May 17, 2016
A word to the leadership of the Democratic Party:
And that is, that is, that the Democratic Party is going to have to make
A very, very profound and important decision. It can do the right thing
And open its door and welcome into the party people who are prepared
To fight for real economic and social change.
~ Bernie Sanders
STATESBORO, GA – This morning I got notice that I’d been denied credentials in the first round of vetting for both the Democratic and Republican National Conventions, citing “immense interest in this year’s political process.” A few E-mails later, a buddy of mine, steeped in the deliberations, wrote back: “You’ve been fucked, man.”
He told me that, for the first time since ’72, the process has been overtaken by the parties in order to weed out “disruptive elements,” or rather, both parties are dedicated this go-round to weed out any possible interruptions that might interfere, including independent persons, critical media, focused groups like Black Lives Matter and The Never Trump movement, a move that, while steeped in history, has rarely been enforced to such excessive lengths.
With a little bit of digging, I heard from another source that both presumptive nominees have been closing the window for any supposed “dissident elements” at such an alarming rate that observers have been calling it a “slamming of the door,” a term that is both accurate and weak in its depiction of how deliberate and violent the action actually is. Already political journalists have been flooding the appropriate forums and airing their grievances, though those complaints are either going to be heard by the Congressional Special Press Corps or else silenced for at least the next four years, if not, well, you know, forever.
Regardless of those efforts, tonight’s primaries were another stark reminder that we’re not quite to November yet and that at least one of the contests isn’t quite settled. In Oregon Bernie Sanders won one of his more signature victories, a state that features more demographic diversity than most of the states he’s won already, and his support is larger than expected while his loss in Kentucky, long predicted, was by the slimmest of margins—less than two thousand votes at last count. Though there’s a very slim margin of error for Sanders to take the nomination—he must win, at this point, somewhere in the area of sixty percent of the remaining states’ votes, including California—the tone and rhetoric in Bernie’s speeches have only heightened and intensified in recent days. His target isn’t necessarily Secretary Clinton, but rather the very establishment of politics, the process by which national politicians earn their donations and millionaires and billionaires pad their coffers.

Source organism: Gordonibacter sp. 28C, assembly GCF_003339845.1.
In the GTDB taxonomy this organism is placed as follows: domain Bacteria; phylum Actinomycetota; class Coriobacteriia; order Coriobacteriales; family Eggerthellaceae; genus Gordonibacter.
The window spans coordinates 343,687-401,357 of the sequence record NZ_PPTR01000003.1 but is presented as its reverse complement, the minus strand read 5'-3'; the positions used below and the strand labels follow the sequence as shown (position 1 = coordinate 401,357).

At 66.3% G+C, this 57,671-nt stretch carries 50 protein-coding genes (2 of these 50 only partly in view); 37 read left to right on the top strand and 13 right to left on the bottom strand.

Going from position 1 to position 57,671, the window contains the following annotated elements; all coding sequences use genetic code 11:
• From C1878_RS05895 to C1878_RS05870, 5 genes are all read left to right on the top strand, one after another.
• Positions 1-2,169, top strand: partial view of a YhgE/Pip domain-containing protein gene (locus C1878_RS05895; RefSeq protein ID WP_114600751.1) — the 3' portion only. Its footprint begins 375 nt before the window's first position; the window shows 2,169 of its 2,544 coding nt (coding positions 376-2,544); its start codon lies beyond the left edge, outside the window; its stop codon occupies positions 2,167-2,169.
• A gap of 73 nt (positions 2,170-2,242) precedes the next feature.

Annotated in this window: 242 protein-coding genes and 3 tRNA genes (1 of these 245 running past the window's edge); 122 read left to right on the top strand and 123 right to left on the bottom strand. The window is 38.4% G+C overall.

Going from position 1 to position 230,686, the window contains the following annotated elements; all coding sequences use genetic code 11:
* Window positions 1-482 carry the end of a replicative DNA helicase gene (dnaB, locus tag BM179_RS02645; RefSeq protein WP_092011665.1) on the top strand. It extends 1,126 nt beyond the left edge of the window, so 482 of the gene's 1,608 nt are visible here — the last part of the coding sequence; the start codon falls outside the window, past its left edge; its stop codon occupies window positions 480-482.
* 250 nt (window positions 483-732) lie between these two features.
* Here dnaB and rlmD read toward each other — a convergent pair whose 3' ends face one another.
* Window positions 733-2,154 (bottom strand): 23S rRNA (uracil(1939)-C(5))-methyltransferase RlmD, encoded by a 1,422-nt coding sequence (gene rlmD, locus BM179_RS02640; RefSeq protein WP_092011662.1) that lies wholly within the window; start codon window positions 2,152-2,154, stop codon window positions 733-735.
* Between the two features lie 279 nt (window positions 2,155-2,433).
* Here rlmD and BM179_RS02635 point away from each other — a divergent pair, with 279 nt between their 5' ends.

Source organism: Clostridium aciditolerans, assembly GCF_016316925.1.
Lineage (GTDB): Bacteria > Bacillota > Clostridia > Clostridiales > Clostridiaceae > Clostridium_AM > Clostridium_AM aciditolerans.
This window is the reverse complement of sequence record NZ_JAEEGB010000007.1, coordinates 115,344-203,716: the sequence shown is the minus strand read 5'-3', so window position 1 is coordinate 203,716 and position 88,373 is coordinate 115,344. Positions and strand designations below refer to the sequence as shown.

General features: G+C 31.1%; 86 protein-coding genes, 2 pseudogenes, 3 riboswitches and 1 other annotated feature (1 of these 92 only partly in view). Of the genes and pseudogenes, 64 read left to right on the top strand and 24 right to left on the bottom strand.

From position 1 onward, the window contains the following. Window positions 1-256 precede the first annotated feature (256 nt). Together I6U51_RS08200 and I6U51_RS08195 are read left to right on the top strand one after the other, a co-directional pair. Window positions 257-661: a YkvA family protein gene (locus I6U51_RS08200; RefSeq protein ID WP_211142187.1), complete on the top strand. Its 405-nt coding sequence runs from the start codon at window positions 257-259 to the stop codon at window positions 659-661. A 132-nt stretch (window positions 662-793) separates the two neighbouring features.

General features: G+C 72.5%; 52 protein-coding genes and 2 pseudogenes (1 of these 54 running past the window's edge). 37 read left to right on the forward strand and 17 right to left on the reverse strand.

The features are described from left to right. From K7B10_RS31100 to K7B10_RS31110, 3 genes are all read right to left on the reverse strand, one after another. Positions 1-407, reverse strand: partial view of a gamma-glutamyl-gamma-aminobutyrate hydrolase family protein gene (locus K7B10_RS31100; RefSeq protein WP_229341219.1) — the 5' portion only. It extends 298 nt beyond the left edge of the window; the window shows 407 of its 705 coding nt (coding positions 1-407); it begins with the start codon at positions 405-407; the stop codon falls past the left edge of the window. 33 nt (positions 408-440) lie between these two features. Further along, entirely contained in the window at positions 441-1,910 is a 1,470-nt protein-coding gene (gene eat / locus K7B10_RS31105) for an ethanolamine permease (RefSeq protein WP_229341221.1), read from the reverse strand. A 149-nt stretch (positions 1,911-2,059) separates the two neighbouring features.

Adding to his rhetorical fire was the Nevada Democratic Convention, a party event in so much as there were Democrats in the same room that turned into an all-out brawl that gave physical and visual credence to the divide that threatens to tear the party apart at the seams. The ruling body, stacked with Clinton supporters, ran roughshod over the assembled Sanders crowd, a power move that was met with not only boos but physical opposition that resulted in members of the corium being removed by security. Cable news spent their next three cycles analyzing and predicting whether the schism was permanent or if Secretary Clinton could heal the divide, all the while forgetting that actual humans with actual political beliefs and convictions were involved.
Tonight, Debi Wasserman Schultz, the most ineffective and embarrassing party leader this side of Reince Priebus, took to the air to criticize the Sanders coalition in Nevada, calling on Bernie to reign in his supporters, a call that discounted his and his movement’s wild popularity within the party and their sway over an entire generation and persuasion of voters. In the same breath, she called for a coalescing of sorts that would bring Sanders bloc back under the umbrella and shepherd them to Clinton for November. It’s a tall task that might not even be accomplished if Sanders told his supporters to support her as this so-called Revolution has actual legs that might prevent it from ever plying itself to the Democratic Party, a group that has more or less disavowed itself from its original, stated mission of championing the working and middle-class and has instead devoted itself to representing lawyers, the tech sector, and union leaders who bundle donations and support.
The chances, obviously, of Sanders running the table in such an overwhelming manner that he upsets the current delegate lead and unseats Clinton as presumptive nominee, are low, but that hasn’t stopped him delivering speeches, raising record-breaking funds, or keeping this race alive and well. This is an ongoing battle until California has voted and all calls from the national media for him to drop out and give them the extended battle between Clinton and Trump they’re clamoring for are premature. Sanders will either roll into Philadelphia with a competitive cluster of delegates in order to change the party forever, whether that’s in regard to their nominating process or platform, or he’ll take a detour and seek out new territory with a party or revolution that will challenge the two-party system, perhaps with support from the long-islanded reform voters and, maybe, the Green Partiers and independents.
Regardless, there’s obviously a decision: barricade the door and prepare for a siege or open it wide and take your chances.
Photo by Croydon girl